Exactly. Exactly.

And why do you have to cover it up with paper and duct tape?

To keep it from drying out.
When it dries it becomes very hard and very difficult to work with.

How long do you have to leave it on there?

Well, we did a time-weight average on this. This is where we did, a test batch. We found that twenty-four hours seems to be a perfect amount of time for the chemical to work, and not to effect the wood, at all.

Well that's what I was going to get at. Because, if you leave the chemical on way too long, you can really raise the grain.

Oh, it can be very bad for the wood. What it will do is it will take the moisture out of the wood, it will take the saps out of the wood, the oils, and really be, really be bad for it.

And the wood will start looking like felt.

Oh, absolutely. Yeah.

OK. So you literally have to slather it on pretty thick don't you?

Yeah, we like to go between a quarter and a half-inch. I mean, it can't hurt to be a little generous with it. What we've done Bob, is we've covered all the chemical with paper. Taped it in tight to keep the air from getting into it. And now, within 24 hours, we'll be ready to peel it away.

OK, so it is has to be on there for 24 hours.

Yeah, 24, around there.

Oh boy.

So that comes off first.

So this layer comes off first.

Yeah, exactly.

And what do you suppose all the brown represents? I don't think. There was any brown paint on there?

No, I think that was a varnish, a varnish that was on there at one point.

Oh, it draws the varnish and the stain out as well.

Exactly. It'll eat right through a urethane, right through a varnish.

That 's it.

So, how many layers of paint do you suppose are coming off there?

I'd say at least fifteen.


It's been there for a good number of years. It was all good quality paints also. After all this bulk chemical is removed, we're washing this down with a solution, a Kill Away neutralizing solution which will remove all the extra stuff that's there.

We'll wash it down into a drip pan where it can vacuumed up with that wet vacuum, and done with what I explained before.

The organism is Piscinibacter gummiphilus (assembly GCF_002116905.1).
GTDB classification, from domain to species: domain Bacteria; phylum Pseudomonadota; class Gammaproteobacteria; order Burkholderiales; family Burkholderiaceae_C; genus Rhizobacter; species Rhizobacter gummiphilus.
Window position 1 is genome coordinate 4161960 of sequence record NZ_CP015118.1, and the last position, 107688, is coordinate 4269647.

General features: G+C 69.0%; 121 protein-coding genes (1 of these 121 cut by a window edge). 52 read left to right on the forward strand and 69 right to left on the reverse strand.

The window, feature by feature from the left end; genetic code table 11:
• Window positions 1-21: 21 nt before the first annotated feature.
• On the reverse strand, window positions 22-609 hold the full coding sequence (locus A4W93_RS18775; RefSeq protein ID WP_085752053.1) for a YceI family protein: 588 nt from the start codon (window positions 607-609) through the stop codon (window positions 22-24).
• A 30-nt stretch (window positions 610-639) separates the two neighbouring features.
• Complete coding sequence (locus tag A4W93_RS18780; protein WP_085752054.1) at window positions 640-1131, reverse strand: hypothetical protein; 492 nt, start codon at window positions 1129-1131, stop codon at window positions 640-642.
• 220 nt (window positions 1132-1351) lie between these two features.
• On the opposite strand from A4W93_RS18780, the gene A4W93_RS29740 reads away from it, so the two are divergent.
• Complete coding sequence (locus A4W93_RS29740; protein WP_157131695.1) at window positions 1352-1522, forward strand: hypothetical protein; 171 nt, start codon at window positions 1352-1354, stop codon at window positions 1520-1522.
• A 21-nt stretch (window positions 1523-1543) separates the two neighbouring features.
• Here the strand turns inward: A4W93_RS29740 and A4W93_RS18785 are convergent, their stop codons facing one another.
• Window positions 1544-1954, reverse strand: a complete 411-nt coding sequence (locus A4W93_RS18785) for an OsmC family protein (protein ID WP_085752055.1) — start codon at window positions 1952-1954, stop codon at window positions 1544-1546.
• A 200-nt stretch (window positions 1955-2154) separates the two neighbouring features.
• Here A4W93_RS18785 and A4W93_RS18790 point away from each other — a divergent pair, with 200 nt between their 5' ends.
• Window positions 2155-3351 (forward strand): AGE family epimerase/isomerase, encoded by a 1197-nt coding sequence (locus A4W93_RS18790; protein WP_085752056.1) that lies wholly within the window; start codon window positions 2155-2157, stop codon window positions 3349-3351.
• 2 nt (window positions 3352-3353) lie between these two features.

But this is a very important part of the process, because you want to stop the caustic action on the wood, right?

If this isn't done correctly, then the painter goes to put his paint back on it would just peel right off.

Exactly, so this is really important and it's also important to contain all these chemicals, so that's why he's got this drip pan in the middle of it, and I guess you can start up with that vacuum cleaner, that wet vac, and collected all this, it starts to add up.


But, boy, I'll tell you, the payoff is when you look at this a day or two after it's been stripped, and we're just doing a little bit of sanding work to it, but look at this beautiful deep Dale's mantle, it.

Yeah. Billy's really done a very good job with this.

It's gorgeous. Now it's poplar wood and it probably was always painted. And the egg and the dart along the edge holds a little bit of residue but that's alright. It's really going to look beautiful once its totally been refinished

Hey Bob.
Thank you.

Thanks very much.

Nice job. We've got to break for some messages. Don't go away.

I wish you could smell the redwood.
We're out of time. Come home again next time when we're going to be down in the basement looking at a brand new heating, ventilating and air conditioning system. Don't miss it.

'Til then I'm Bob Vila. It's good to have you home again.